Glad you asked....


Emergent Central Planning

Spoiler: show
Image



labor credits framework for 'communist supply & demand'

Spoiler: show
Image


https://www.revleft.space/vb/threads/20 ... ost2889338


communist supply & demand -- Model of Material Factors

Spoiler: show
Image


https://www.revleft.space/vb/threads/20 ... ost2889338
#15120285
Last night I started reading this book and godamn is there some straight up nazi shit that went on in those massacres of Sabra and Shatila in 1982, by Israel and Christian militias in Lebanese who basically worked as mercenaries for Israel. Apparently the same type of massacre took place at another refugee camp that has been erased from the record, mentioned in this book. This is written by a doctor who was a foreigner to the country volunteering in a hospital before, during and after the attacks. Truly horrifying stuff in here. The rape and murder in stadiums, the torture, the walking around shooting refugees and their children wherever they aimed, throwing grenades at groups of children (repeatedly). Just, wow. I haven't been so moved by the horror of humans since that book I read by a doctor in a concentration camp in Nazi Germany.
By wat0n
#15120992
It's interesting how selective this horror is, the PLO and the Maronite militias were doing this kind of stuff to each corresponding opposing communities as early as 1976.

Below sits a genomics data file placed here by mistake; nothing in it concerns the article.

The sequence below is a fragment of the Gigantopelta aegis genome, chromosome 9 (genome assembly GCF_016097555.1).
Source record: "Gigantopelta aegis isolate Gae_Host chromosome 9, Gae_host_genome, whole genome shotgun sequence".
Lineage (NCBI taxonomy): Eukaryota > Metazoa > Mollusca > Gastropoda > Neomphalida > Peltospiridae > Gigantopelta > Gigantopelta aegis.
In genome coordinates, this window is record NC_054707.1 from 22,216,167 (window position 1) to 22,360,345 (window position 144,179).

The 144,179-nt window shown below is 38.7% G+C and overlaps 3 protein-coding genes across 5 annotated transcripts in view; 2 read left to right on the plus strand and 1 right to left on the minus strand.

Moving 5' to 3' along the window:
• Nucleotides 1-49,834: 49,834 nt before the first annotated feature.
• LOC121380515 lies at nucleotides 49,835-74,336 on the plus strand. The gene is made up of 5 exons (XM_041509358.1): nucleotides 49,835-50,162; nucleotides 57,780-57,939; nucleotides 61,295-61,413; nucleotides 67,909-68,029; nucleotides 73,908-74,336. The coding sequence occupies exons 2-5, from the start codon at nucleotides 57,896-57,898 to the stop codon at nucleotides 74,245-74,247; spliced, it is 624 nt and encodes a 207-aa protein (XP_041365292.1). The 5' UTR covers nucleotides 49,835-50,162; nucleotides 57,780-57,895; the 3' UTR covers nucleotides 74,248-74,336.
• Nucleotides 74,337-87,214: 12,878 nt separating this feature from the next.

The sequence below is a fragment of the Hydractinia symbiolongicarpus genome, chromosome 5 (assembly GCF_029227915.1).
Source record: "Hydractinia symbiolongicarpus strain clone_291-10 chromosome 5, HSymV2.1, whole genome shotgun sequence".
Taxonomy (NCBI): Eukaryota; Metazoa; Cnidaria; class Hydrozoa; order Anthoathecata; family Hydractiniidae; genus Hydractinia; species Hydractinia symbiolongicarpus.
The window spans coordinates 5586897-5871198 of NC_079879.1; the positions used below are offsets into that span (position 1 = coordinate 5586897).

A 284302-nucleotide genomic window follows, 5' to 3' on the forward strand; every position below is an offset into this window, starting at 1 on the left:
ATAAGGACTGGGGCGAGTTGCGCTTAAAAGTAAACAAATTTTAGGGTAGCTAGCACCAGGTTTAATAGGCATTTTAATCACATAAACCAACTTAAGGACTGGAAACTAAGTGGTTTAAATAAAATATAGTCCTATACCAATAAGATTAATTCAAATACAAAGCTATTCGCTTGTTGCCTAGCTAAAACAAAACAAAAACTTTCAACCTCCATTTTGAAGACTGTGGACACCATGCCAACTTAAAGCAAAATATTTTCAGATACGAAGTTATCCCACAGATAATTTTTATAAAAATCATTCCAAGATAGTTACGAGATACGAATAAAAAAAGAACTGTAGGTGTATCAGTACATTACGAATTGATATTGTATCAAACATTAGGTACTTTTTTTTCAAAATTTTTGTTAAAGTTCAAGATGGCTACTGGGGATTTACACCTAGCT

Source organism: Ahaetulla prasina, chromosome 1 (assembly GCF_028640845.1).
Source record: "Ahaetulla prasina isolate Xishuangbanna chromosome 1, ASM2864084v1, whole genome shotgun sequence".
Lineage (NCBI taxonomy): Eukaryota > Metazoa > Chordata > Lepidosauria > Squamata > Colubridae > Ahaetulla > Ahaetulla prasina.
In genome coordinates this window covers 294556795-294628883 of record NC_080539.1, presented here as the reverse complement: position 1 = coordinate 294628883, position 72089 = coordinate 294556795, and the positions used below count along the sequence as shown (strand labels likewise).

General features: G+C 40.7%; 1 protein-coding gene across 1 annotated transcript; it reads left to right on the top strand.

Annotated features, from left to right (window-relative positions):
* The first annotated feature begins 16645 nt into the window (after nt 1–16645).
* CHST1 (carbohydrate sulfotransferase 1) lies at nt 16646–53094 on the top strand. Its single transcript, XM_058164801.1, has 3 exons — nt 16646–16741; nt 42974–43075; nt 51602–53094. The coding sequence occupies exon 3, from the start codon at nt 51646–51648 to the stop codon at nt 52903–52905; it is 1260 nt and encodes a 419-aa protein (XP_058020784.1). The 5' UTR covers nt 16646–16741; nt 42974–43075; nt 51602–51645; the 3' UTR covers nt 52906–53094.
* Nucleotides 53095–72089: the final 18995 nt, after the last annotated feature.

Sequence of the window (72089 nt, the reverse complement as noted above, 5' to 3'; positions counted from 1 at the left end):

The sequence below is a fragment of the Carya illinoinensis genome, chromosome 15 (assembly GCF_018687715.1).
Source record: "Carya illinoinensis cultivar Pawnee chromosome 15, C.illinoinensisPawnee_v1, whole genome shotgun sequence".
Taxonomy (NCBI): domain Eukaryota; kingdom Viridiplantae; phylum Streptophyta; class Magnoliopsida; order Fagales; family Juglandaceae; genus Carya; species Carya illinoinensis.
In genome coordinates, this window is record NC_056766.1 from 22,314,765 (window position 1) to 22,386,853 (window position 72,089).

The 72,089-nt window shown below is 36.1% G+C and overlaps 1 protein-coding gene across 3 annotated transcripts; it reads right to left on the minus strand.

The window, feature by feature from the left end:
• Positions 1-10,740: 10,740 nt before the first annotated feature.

#15121014
wat0n wrote:It's interesting how selective this horror is, the PLO and the Maronite militias were doing this kind of stuff to each corresponding opposing communities as early as 1976.


If you're going to do these type of drive-by posts you should post links like I do, to support your opinion. Anyway, there is no selective horror, just an observation based on something I was reading the other night, as I said. If I read stuff showing X group raping, gouging out the eyes of, torturing via electrocution, throwing grenades at babies and children etc., I would be just as horrified, regardless of who the perpetrators were.

Still, we're not talking about militias attacking each other here, the above is about militias and the Israeli army massacring thousands of defenceless REFUGEES in refugee camps. There was no fight here. If you read the above, the doctor reports of hearing constant machine-gun fire throughout those days and assumed it was different groups fighting with each other. That turned out not to be fighting, but militias under the IDF instruction along with the IDF running around shooting away in the camps.

What's interesting is that you respond by appeared annoyed that someone shared that record of history, rather than the horrific content within. You should stop the liberal-Zionist act because it no longer exists, maybe get into Zionist Nationalist territory and say those refugees deserved dying in their thousands over those 3 days in 1982, because that's really what your post amounts to.